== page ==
The new legislation is not without critics however. Some believe that industrial hemp should be removed from the enforcement jurisdiction of the Drug Enforcement Administration. In 2014, the DEA confiscated the first international shipment of hemp seed to Kentucky, resulting in court action. That case was settled, but without firm written rules, and some uncertainty about DEA’s enforcement intentions remains. And the bill continues unnecessary reporting of hemp crop locations to federal authorities.

Another concern is whether the bill unintentionally opens cannabidiol (“CBD”) processors to enforcement risk, as they may produce higher-than-permitted concentrations of THC as a temporary byproduct of CBD production. Although research is ongoing, some claim that CBD has many health benefits, including relieving pain, reducing anxiety, and treating arthritis. Critics hope that their concerns will be addressed by amendment.

Sponsors are optimistic that some form of the bill will be enacted by the end of the year.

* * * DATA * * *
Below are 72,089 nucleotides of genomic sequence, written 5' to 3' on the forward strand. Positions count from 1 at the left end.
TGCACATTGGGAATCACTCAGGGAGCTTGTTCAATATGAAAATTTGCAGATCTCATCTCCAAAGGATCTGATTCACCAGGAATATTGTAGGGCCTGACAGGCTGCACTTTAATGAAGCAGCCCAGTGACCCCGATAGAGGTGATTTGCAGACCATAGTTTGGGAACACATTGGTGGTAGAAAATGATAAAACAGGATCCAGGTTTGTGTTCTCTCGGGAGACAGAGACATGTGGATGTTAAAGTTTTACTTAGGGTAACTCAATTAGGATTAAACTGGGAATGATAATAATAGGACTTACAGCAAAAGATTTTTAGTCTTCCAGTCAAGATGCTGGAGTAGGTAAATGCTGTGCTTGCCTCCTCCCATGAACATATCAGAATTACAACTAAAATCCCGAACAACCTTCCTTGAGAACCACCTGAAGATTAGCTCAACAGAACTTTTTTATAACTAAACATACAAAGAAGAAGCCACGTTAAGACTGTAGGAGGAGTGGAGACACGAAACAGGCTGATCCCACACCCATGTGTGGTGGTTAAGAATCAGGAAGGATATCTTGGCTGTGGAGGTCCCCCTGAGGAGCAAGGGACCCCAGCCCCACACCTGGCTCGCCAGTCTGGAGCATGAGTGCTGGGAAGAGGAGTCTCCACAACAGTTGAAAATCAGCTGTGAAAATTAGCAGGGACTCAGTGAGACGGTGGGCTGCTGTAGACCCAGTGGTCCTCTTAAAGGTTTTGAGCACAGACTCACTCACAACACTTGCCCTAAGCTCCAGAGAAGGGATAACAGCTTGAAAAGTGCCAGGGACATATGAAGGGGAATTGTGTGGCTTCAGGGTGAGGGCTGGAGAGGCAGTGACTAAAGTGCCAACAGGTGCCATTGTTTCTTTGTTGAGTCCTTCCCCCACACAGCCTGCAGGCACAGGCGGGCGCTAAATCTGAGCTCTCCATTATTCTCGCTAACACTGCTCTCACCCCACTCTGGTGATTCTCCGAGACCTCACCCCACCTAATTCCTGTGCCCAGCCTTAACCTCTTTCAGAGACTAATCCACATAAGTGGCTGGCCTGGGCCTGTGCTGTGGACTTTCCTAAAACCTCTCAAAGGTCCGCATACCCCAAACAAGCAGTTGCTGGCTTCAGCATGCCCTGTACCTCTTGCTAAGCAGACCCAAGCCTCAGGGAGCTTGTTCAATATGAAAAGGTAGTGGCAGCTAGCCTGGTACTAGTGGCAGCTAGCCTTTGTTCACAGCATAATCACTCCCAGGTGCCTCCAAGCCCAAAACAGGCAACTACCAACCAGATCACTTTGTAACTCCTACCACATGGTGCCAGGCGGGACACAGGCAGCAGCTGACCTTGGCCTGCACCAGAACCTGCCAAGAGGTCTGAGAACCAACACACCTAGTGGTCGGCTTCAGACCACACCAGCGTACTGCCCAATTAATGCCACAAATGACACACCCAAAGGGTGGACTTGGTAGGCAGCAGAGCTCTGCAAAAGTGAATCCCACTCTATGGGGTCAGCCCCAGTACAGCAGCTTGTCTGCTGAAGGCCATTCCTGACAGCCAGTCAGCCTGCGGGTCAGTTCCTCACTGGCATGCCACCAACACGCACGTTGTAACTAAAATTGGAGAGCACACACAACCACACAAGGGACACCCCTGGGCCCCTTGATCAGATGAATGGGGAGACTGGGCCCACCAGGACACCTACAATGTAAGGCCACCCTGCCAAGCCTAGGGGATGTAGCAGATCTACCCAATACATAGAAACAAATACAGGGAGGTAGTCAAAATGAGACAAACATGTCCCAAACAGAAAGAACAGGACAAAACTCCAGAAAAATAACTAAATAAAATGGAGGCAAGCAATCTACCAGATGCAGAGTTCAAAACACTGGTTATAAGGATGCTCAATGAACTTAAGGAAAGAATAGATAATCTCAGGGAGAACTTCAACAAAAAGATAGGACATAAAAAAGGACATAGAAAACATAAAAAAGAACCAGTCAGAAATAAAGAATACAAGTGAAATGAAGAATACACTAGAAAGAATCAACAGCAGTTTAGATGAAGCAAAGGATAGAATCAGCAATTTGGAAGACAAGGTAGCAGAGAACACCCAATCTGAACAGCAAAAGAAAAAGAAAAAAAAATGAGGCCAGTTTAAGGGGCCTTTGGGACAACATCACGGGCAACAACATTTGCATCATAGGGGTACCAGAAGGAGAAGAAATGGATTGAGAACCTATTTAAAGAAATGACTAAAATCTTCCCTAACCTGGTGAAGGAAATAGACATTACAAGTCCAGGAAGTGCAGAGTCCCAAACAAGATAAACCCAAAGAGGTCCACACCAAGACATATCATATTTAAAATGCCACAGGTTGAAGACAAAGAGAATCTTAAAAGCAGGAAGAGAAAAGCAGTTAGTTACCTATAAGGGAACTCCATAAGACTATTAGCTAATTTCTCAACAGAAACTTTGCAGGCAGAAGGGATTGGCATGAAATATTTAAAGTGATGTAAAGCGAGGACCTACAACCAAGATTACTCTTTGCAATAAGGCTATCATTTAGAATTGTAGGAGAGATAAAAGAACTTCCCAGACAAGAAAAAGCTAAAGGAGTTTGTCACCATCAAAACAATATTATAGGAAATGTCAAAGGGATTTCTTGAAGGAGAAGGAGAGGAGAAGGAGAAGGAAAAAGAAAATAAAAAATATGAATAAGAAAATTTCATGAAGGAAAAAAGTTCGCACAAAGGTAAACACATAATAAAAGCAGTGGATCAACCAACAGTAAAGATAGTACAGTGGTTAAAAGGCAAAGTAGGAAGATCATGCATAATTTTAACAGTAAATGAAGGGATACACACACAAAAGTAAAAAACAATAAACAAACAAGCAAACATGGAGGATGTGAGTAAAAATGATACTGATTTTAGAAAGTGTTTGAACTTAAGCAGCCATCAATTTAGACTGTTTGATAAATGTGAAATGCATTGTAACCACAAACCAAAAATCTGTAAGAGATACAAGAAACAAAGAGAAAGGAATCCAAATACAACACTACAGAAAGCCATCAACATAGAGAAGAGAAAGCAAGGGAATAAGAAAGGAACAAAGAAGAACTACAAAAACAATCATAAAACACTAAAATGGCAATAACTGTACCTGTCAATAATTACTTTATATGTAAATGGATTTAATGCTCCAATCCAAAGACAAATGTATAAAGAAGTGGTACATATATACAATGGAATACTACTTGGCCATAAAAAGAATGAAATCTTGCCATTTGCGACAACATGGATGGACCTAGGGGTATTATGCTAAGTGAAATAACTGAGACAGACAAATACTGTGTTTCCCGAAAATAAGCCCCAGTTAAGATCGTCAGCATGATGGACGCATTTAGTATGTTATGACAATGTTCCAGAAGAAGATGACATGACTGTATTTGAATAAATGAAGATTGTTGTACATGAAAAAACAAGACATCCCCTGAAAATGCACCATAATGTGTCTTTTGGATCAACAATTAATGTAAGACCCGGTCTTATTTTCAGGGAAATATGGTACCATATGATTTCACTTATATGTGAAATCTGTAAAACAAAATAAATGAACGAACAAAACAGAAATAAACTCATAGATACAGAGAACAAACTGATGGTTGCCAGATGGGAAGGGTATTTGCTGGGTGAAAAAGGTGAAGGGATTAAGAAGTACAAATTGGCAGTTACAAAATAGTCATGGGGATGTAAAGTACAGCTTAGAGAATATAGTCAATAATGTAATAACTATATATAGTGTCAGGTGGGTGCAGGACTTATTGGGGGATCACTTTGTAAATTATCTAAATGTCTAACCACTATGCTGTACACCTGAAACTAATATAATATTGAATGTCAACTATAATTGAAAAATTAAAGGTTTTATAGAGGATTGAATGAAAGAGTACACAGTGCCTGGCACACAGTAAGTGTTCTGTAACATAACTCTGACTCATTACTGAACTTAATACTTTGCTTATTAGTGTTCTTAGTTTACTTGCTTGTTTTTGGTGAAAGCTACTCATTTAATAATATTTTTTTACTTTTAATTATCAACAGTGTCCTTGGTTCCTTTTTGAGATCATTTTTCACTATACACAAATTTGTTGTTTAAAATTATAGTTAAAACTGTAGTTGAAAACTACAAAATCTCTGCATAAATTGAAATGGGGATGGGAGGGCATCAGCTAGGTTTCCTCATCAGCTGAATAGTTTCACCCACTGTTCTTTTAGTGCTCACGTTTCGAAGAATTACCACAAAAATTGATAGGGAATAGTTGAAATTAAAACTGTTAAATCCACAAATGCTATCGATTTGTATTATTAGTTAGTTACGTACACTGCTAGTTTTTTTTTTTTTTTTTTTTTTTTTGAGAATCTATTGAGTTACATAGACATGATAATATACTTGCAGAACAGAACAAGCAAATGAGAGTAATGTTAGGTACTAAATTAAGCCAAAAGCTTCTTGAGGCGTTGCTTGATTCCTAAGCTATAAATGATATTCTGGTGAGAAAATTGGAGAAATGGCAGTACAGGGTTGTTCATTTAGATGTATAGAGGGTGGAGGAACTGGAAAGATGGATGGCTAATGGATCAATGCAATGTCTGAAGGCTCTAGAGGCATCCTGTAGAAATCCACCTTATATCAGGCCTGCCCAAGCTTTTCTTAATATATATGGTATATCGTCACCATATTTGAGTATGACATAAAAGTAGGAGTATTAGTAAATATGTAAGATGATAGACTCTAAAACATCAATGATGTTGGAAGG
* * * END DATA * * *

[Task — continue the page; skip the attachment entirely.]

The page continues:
Kentucky General Assembly Halves Judgment Interest Rate

Posted in Interest Rates, Kentucky Law

The Kentucky legislature amended KRS 360.040, which governs the interest rate on money judgments. Previously, money judgments bore interest at 12% – the new rate is 6%, which is more in line with other states.

Importantly for financial institutions, the new statute provides that if the judgment is based on a contract or promissory note that establishes an agreed interest rate, then the judgment will bear interest at that rate.  The new statute also specifically applies to prejudgment interest, as well as post-judgment interest.  It is not clear whether the new statute will affect SCOKY’s recent decision in Unifund, which found that a lender that charged-off a debt effectively waived its right to prejudgment interest.

The new statute went into effect on June 29, 2017.

Lis Pendens Saves Equitable Mortgage

Posted in Collateral, Foreclosure, mortgage

The Kentucky Court of Appeals recently affirmed in Brooks v. J.P.Morgan Chase Bank, N.A. that an equitable mortgage established in litigation has priority over a pendente lite mortgage.  The Lender filed an action to correct several deficiencies with its mortgage: (1) signed by husband but not wife; (2) unidentified preparer; (3) no scrivener’s statement; (4) blank legal description; and (5) original not recorded and lost.  The Lender sought to have a copy of the lost mortgage recorded.  Upon filing its complaint, the Lender recorded a lis pendens in accordance with KRS 382.440.  During the litigation, the borrower granted a Law Firm mortgage on the subject property.  The trial court held that the Lender’s resulting equitable mortgage had priority over the Law Firm’s recorded mortgage.  The appeal challenged the validity and priority of the respective liens.